Because unless I can answer the question, “Will it fit in this culture?” in the affirmative, I have to find another way.

The first step of my design process is what I teach other trainers: immerse yourself in the subject. Lately I’ve been in heavy immersion, reading biographies of famous leaders, reviewing the great books on leadership, writing down stories from the recent past that involve leaders doing great things for their people and their organizations. Immersion accomplishes two things. First, it gives me a wealth of information that I can access when facing a group of savvy leaders who ask lots of questions from unexpected perspectives. Second, it helps me find the right language for the best possible training objectives for this particular program.

Instructional designers may tell you to start with the objectives, but I don’t know how you do that without immersing yourself in the available knowledge and in the culture of the organization you are serving.

Still, I have to admit that there are certain leadership models and practices that I return to because they contain wisdom that applies to many cultures and, most importantly, allow the leader enough freedom to personalize the approach involved. These will not work in every culture in every stage of organizational development, but they contain essential information that can make every leader more effective:

  • Dr. Paul Hersey’s Situational Leadership™ has been around for years and remains a vibrant, practical theory of leadership. The key to Situational Leadership™ is balancing flexibility with consistency by matching one’s leadership approach to the readiness level of the follower. The consistency comes from responding to specific indicators with a specific behavioral response; the flexibility comes from adjusting that response as the follower’s readiness level changes. What I like best about Situational Leadership™ is that it’s all about finding the leadership approach that will be the most helpful to that follower at that particular moment. For more information on the theory and certification, go to The Center for Leadership Studies website.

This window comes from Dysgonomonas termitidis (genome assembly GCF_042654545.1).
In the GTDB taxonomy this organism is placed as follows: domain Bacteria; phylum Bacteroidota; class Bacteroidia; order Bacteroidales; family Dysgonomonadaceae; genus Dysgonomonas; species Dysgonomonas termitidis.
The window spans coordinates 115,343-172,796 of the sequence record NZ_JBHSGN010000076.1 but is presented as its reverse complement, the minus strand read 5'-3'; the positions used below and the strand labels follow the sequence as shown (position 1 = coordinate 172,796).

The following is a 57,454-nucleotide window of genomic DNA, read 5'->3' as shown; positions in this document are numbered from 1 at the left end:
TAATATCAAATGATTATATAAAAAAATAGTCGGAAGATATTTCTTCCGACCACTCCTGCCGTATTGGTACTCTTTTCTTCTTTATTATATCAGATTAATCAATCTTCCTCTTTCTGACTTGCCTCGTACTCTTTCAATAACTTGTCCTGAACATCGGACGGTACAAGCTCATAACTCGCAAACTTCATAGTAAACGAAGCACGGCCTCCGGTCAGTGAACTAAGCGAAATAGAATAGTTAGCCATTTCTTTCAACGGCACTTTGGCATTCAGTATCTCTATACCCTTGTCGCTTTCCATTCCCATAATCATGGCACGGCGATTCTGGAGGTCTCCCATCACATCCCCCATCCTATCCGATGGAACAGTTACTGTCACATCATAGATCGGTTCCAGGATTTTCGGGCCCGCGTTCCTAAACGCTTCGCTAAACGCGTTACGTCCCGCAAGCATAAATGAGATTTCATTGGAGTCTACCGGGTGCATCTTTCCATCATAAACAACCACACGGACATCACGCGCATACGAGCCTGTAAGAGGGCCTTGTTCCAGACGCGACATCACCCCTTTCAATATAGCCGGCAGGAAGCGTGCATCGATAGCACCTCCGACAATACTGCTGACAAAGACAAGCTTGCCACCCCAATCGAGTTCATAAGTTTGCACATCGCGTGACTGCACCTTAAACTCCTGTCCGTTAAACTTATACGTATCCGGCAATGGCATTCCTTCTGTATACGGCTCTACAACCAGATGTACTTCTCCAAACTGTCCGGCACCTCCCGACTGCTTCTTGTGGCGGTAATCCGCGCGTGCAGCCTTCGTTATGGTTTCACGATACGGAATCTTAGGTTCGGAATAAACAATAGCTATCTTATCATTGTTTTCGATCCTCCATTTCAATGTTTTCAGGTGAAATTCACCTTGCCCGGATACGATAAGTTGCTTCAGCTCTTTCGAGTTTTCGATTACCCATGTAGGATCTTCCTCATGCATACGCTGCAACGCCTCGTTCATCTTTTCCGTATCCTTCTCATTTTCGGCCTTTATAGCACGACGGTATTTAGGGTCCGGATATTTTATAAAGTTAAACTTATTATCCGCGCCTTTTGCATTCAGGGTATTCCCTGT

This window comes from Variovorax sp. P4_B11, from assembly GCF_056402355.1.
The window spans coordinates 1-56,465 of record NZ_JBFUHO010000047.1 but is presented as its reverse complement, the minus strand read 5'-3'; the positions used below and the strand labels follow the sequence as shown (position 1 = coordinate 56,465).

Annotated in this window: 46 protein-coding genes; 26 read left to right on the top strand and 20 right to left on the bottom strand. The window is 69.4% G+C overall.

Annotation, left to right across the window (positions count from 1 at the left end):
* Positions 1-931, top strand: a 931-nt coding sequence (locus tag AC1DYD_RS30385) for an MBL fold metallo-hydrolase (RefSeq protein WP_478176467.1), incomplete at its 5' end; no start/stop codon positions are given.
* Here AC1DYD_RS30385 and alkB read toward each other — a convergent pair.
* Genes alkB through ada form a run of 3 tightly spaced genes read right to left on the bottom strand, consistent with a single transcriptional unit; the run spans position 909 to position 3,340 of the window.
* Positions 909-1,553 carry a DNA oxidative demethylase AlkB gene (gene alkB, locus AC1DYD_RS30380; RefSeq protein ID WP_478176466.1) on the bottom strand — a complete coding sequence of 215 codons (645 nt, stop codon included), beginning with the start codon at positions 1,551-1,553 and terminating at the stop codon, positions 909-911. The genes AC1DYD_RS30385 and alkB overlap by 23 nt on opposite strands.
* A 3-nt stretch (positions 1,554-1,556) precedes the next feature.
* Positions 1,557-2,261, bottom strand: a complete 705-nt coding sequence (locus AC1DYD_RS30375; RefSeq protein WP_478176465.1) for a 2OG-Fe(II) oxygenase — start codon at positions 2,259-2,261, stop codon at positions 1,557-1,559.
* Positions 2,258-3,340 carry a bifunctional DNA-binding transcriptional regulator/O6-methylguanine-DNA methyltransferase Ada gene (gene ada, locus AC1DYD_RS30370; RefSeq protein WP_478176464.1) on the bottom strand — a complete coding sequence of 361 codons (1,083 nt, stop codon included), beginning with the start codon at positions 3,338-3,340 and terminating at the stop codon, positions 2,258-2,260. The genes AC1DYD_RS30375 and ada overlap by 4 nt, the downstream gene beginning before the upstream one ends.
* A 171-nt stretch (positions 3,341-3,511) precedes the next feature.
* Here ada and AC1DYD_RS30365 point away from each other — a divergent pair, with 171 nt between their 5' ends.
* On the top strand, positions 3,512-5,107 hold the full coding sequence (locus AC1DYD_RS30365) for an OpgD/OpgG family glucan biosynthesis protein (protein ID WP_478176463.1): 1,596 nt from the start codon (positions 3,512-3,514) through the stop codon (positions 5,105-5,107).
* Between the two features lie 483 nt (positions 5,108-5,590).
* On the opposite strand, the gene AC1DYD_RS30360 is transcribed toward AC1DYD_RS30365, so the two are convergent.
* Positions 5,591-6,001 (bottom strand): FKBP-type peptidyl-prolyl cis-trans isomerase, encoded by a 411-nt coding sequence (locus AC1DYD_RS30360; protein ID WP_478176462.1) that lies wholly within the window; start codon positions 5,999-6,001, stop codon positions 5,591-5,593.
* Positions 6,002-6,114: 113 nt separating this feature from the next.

• Kouzes and Posner’s The Leadership Challenge is a research-based approach that identifies five leadership practices common to successful leaders: Challenging the Process, Inspiring a Shared Vision, Modeling the Way, Enabling Others to Act and Encouraging the Heart. The authors also identified what followers expect from leaders, what they call The Credibility Factor. People expect leaders to be honest, competent, forward-looking and inspiring. These practices and factors are anything but dogma; the authors encourage each leader to find their own way of manifesting leadership. The latest edition of The Leadership Challenge is available on Amazon.
  • The third source I recommend is Now Discover Your Strengths by Marcus Buckingham and Donald Clifton. While this is not a book about leadership per se, all leaders need to discover their personal strengths and encourage others to discover theirs if they are to get the best out of their people. As Buckingham put in a speech he gave a few years ago, “A great manager turns one person’s talent into performance.” Within that statement are several insights: that each person working for you is unique; that each person working for you has untapped potential; and that each person working for you deserves your time and attention. The book is also available on Amazon.

So, which am I using in my current program? The one that will work best in this particular situation is The Leadership Challenge, but I will be integrating that information with knowledge from many other sources, some of which would fall into the category of “unexpected.” These include Keith Johnstone (who writes about improvisational theatre), Jennifer James (a cultural anthropologist), Robert Morrow (novelist and author of Ringing True) and a few of my own theories that should resonate in this culture.

There are two takeaways from this post. First, for those of you reading this who do not have access to leadership development programs in your organization, I want you to know that the answers to many of your questions and solutions to many of your leadership problems are available to you in the sources I mentioned. Second, no matter what leadership model you choose to anchor the design of your leadership development program, don’t choose it because you love it or you know it—choose it because it’s the best possible fit for the culture you’re serving.

And if you don’t find anything that fits . . . design your own model. If you really take the time to know an organizational culture, you will find certain values, visions and practices that might work better than anything you can get off the shelf.